South Koreans Join INSA


South Koreans Join International Naval Safety Association, says a news article published in the Korean Register.

International Naval Safety Association

Korean Register (KR) has been admitted to the International Naval Safety Association (INSA), to contribute further to enhancing the safety of naval vessels and protection of the environment. There was unanimous consensus for KR’s membership at INSA’s Annual General Meeting in Istanbul, Turkiye on 13 October. KR becomes an official member on 1 January 2023.

Kim Youngsuk, Head of Korean Register’s Naval Business Center said:

“We share the visions and values of INSA and put the safety of naval vessels and environmental protection as our top priorities. As a new member of INSA, we will contribute to enhancing the Naval Ship Code with our accumulated experiences and insights.”

KR, as Korea’s sole international classification society, has specialized Korean naval vessel experience. By joining INSA, the classification society is expected to play a significant role in advancing naval vessel standardization. With the other members of INSA, KR will promote the purpose and results of the latest Naval Ship Code revision, and research the expected impact on the industry. Along with these activities, KR expects to contribute to Korean naval vessel exports with improved international credibility.

Invaluable partner to the Republic of Korea Navy

For the past 22 years, KR has been an invaluable partner to the Republic of Korea Navy and Korea Coast Guard, developing ‘Naval Ship Rules’ and ‘Standard for Design & Construction’ as well as providing integrated one-stop naval services to ensure the safety of naval vessels. The classification society has also been enhancing civilian-military cooperation.

Naval vessels are often exempted from the minimum statutory requirements for safety and environmental protection as applied to civilian ships under international law, due to their national security missions. Nevertheless, the international community realizes the importance and empathizes the necessity of safety and environmental protection.?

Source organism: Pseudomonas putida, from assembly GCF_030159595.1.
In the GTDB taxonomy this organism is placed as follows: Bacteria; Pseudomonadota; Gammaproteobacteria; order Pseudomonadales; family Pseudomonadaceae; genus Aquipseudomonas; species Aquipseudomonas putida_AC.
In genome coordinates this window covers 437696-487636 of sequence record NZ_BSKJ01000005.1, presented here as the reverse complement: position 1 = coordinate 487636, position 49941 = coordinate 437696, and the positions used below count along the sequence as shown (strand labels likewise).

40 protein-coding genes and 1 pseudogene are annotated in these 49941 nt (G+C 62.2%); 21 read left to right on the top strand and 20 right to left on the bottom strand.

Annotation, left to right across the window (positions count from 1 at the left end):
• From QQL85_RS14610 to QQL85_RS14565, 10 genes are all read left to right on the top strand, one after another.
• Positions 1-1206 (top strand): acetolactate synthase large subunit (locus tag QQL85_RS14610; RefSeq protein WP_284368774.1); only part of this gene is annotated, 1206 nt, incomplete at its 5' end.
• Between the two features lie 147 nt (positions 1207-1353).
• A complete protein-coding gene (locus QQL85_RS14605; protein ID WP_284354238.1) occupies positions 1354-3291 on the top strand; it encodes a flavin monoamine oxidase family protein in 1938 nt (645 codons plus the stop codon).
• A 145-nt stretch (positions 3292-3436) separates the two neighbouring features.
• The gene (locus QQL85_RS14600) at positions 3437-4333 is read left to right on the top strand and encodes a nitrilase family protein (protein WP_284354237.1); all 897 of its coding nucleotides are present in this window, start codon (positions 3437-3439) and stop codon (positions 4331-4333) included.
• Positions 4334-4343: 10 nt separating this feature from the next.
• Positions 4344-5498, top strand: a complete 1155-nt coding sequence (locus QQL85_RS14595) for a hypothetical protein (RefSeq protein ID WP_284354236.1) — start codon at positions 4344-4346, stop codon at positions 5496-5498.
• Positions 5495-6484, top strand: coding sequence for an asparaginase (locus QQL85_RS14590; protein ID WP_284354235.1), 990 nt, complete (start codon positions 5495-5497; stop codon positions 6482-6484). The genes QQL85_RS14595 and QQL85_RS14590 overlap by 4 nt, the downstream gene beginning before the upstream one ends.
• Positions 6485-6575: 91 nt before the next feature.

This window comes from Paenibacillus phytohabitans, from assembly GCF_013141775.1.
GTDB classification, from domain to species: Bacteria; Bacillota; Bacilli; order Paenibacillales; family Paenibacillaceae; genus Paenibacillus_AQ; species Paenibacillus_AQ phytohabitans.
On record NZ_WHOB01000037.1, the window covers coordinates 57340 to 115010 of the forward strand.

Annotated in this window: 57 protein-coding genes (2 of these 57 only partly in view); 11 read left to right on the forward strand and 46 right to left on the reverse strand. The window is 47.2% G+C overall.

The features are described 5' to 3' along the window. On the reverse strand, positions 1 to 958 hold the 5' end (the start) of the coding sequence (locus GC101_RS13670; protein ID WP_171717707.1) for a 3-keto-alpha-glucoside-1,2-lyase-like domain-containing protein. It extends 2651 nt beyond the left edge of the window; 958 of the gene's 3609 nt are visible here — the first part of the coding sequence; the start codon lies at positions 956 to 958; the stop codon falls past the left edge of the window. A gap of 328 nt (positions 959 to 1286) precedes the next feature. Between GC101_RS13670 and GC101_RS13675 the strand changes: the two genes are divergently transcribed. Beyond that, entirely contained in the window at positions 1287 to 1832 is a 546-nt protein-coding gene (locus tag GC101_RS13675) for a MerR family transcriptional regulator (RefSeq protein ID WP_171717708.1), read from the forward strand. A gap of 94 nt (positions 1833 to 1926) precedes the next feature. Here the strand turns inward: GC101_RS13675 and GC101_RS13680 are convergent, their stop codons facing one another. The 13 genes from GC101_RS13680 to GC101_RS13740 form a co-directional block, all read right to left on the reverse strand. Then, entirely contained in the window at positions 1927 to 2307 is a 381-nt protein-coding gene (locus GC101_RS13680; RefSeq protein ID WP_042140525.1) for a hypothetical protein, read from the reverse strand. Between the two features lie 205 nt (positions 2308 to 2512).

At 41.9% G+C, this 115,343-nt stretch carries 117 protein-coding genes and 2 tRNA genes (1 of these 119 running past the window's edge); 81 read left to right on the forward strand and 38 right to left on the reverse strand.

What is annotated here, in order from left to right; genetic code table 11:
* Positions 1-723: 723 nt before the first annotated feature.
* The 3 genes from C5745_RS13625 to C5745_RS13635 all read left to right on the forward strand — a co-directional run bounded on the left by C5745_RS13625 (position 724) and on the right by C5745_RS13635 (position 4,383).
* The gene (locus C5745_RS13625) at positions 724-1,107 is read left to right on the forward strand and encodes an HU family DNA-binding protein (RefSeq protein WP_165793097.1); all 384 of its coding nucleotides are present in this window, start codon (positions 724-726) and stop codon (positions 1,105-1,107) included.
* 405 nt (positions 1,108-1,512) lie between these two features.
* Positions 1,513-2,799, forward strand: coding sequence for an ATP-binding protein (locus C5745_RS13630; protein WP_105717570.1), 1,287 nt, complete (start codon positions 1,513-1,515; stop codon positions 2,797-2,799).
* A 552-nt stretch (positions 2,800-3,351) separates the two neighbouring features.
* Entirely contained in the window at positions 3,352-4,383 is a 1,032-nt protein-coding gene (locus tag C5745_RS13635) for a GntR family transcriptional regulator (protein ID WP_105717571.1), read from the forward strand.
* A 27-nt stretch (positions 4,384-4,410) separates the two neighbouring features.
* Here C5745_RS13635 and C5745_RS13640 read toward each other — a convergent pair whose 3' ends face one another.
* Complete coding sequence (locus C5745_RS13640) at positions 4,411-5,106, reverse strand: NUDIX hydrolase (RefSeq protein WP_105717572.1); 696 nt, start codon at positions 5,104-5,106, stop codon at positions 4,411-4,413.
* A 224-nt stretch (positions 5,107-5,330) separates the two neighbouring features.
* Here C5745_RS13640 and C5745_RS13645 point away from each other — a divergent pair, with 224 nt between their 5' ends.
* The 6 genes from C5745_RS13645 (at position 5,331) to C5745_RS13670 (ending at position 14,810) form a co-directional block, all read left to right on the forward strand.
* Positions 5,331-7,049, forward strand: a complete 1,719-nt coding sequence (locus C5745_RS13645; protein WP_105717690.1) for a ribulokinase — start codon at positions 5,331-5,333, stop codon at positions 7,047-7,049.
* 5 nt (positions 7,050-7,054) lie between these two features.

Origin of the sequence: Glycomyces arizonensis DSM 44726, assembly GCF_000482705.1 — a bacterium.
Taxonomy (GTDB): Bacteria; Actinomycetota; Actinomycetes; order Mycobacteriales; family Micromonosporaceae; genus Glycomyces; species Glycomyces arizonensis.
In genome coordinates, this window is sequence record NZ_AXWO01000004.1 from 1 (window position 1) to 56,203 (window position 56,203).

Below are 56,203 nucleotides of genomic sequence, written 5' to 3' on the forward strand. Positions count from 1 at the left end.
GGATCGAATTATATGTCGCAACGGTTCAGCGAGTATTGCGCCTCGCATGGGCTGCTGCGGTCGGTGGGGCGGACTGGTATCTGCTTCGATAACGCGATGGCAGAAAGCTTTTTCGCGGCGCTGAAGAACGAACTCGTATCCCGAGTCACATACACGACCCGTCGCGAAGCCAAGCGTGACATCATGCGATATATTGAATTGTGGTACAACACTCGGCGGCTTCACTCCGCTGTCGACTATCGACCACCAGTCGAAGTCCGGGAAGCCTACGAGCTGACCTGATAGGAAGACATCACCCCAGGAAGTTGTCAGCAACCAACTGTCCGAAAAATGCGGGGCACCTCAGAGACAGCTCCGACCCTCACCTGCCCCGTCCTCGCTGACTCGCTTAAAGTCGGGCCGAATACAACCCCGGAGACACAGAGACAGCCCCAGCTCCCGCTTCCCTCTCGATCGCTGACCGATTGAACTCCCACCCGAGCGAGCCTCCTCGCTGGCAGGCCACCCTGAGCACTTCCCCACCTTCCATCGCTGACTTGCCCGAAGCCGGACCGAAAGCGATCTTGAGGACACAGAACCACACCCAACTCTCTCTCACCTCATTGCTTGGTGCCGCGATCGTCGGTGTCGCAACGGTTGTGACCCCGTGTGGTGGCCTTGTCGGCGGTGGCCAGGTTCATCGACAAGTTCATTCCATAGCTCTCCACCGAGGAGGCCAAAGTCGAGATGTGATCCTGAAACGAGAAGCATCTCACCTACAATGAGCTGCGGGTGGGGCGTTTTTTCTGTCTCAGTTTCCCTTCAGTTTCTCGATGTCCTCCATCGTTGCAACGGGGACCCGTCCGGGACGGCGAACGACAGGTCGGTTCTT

To this end, INSA was established in 2008, under the mission of “To protect naval safety and environmental protection through the cooperative production, sustainment and application of codes for design and assurance of naval shipping.”

INSA members

Currently, INSA members comprise 13 navies (United Kingdom, Norway, Italy, Denmark, Germany, Netherlands, Sweden, Singapore, New Zealand, Australia, Canada, South Africa, Argentina) and 8 classification societies (LR, DNV, RINA, ABS, BV, TL, PRS, NK).

To date, INSA has developed three naval ship codes covering surface vessels, submarines and naval boats. The codes are ratified within NATO as Allied Naval Engineering Publication (ANEP).? ??

The three types of ship codes, NSC (Naval Ship Code, ANEP-77), NSubC (Naval Submarine Code, ANEP-102) and NBoatC (Naval Boat Code) are Goal Based Standards, applicable to surface ships, submarines, and small ships (less than 24m). Goal Based Standards are more flexible than Prescriptive Standards and allow for the swift adoption of new technologies.

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Source: KRS


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